Arthropods are protostomes related to annelids. Among extinct forms are the trilobites.
Characteristics of arthropodsAll arthropods have a hard outer skin of chitin that is attached to the muscular system on the inside, and is periodically shed during growth. The body is divided into segments, modified among different groups, with each segment originally carrying a pair of walking or swimming jointed legs. In some animals some of the legs have evolved into jaws, sucking organs, or weapons. Arthropods have well-developed digestive, circulatory, and nervous systems. Land forms use tracheae for respiration.
The arthropod exoskeletonThe exoskeleton, which has contributed so greatly to the success of the arthropods, also imposes certain restrictions on them. It is excellent as a protective coating, but one-piece armor would prevent any movement. This problem was overcome by the simple solution of dividing the external skeleton into a number of separate plates. The plates are joined together by a thin, flexible membrane. The legs are also segmented and are composed of several tube-like elements also hinged by a flexible membrane.
The rigidity of the exoskeleton also complicates growth. The cuticle (outermost skin) can stretch between segments to a certain extent, but for any real overall increase in size the animal has to molt its outer covering and expand before the new skeleton hardens. During that time it is very vulnerable.
The renewal of the exoskeleton places heavy demands upon the animal. The new covering requires a great deal of material for its production and only marine arthropods such as crabs and lobsters with abundant food supplies and available minerals can grow to a large size.
Although excellent as a protective covering the exoskeleton is relatively heavy. With increase in size the exoskeleton becomes proportionately heavier and imposes a size limit on terrestrial arthropods and, more significantly, on flying species.
The success of arthropodsIn spite of the problems inherent in the basic arthropod body plan the group has been remarkably successful within its limitations. One arthropod or another has managed to colonize every habitat invaded separately by all the other groups. The insects, of course, are among the most proficient of flying animals. Indeed, certain flies are, for their size, the fastest of all living things.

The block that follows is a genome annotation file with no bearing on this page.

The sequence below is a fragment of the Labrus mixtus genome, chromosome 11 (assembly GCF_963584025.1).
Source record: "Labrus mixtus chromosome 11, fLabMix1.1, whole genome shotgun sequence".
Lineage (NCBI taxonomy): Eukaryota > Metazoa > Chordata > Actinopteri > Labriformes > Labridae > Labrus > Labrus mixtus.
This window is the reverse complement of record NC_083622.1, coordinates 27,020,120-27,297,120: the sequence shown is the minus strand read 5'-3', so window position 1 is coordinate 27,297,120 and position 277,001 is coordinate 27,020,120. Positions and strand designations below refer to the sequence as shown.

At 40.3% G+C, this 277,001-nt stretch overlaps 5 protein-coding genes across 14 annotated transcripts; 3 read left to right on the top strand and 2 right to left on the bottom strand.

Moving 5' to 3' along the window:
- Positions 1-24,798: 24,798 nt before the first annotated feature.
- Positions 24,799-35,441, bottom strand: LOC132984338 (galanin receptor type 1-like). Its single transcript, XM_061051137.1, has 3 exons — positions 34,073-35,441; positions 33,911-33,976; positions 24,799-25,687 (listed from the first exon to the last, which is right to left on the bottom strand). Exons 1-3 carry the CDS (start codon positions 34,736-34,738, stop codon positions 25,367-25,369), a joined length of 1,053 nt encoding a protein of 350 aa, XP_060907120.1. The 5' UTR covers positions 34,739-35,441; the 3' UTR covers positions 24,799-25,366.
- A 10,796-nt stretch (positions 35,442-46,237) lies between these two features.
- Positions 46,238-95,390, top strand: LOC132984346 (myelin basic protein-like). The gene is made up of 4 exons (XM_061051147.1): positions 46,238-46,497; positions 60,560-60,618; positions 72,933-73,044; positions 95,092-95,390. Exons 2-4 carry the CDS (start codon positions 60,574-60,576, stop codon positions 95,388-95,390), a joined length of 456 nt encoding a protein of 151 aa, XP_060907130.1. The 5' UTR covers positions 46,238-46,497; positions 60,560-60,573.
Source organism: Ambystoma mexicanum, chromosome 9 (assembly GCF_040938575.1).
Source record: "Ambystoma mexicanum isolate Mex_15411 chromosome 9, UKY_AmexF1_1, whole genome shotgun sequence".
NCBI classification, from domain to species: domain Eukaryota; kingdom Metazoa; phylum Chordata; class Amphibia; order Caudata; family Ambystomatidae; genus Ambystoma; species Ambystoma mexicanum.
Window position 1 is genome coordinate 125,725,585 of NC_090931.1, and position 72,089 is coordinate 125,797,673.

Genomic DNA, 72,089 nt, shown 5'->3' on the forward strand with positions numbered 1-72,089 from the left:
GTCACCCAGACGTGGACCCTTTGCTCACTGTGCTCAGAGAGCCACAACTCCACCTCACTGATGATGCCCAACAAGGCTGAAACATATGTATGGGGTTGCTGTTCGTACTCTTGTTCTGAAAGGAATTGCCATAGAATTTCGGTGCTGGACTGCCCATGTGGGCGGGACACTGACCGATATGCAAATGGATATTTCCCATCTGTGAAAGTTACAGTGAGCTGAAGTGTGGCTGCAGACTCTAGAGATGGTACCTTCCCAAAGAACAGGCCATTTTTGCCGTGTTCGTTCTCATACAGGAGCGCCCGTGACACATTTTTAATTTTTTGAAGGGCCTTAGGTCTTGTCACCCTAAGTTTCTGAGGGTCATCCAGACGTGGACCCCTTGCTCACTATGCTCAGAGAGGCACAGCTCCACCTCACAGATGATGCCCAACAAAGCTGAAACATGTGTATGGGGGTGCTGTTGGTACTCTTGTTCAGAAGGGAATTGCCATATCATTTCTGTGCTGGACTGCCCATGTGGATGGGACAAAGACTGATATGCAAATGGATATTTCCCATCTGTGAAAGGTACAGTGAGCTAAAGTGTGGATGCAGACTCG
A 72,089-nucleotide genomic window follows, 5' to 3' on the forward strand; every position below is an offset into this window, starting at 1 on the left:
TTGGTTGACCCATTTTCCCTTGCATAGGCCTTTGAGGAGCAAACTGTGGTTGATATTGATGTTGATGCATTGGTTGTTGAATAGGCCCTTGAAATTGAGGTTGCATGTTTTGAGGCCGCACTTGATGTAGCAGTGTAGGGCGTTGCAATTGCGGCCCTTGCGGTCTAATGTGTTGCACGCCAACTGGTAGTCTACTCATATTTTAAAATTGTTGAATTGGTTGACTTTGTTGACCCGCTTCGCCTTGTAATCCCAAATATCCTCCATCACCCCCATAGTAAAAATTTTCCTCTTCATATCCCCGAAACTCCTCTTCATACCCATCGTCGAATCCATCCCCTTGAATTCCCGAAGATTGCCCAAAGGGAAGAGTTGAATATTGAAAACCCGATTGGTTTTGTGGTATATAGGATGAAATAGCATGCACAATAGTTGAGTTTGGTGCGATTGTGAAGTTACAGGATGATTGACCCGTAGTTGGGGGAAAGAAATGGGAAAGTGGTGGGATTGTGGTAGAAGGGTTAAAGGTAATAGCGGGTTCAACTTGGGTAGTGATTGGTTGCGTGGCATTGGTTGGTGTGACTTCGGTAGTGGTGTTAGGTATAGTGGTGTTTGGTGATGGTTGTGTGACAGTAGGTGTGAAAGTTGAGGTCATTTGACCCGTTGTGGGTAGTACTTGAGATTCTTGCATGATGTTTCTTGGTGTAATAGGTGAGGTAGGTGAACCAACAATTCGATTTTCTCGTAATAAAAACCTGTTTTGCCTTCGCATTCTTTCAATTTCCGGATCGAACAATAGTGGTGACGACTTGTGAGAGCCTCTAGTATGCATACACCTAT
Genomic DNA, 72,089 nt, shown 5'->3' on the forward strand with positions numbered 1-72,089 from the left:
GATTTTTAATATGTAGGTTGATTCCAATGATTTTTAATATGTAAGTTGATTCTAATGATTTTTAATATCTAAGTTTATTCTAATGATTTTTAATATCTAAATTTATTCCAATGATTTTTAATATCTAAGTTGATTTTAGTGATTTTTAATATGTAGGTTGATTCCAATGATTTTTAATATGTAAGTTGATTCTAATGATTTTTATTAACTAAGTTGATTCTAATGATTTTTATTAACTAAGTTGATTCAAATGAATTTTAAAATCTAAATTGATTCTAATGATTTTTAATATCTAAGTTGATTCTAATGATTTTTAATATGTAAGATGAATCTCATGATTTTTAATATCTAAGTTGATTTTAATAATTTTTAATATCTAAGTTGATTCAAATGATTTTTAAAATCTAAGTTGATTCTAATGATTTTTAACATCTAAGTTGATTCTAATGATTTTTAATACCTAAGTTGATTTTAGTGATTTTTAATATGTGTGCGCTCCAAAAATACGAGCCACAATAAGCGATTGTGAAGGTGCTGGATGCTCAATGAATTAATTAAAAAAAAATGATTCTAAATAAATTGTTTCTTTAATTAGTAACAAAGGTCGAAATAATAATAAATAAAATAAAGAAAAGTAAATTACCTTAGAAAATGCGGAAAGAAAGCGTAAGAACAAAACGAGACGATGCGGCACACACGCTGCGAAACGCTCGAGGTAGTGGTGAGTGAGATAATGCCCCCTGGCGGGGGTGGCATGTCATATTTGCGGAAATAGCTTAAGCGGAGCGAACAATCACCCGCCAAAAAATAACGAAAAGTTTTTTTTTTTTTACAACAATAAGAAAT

Many arthropods, of various groups, can both produce and perceive sounds. Some moths, for example, use ultrasound for confusing the hunting techniques of bats and possibly for other purposes. Other senses in arthropods are well developed, too. They can detect not only airborne vibrations but also those of the surface on which they are standing. The chemical senses of taste and small are highly developed and play and important role in communication between individuals of many species. The eyes are extremely well developed in many arthropods and vision can extend beyond man's visible spectrum into either the infrared or ultraviolet. The eyes of some insects, spiders, and crustaceans can detect the plane of polarization of light from the sky and use it in navigation.
Arthropod muscles are relatively efficient and very powerful. The claw of a large lobster, for example, can crush a man's wrist. The flight muscles of higher insects such as flies possess the remarkable ability of contracting extremely rapidly, allowing the wings to beat at up to 1,000 times a second.
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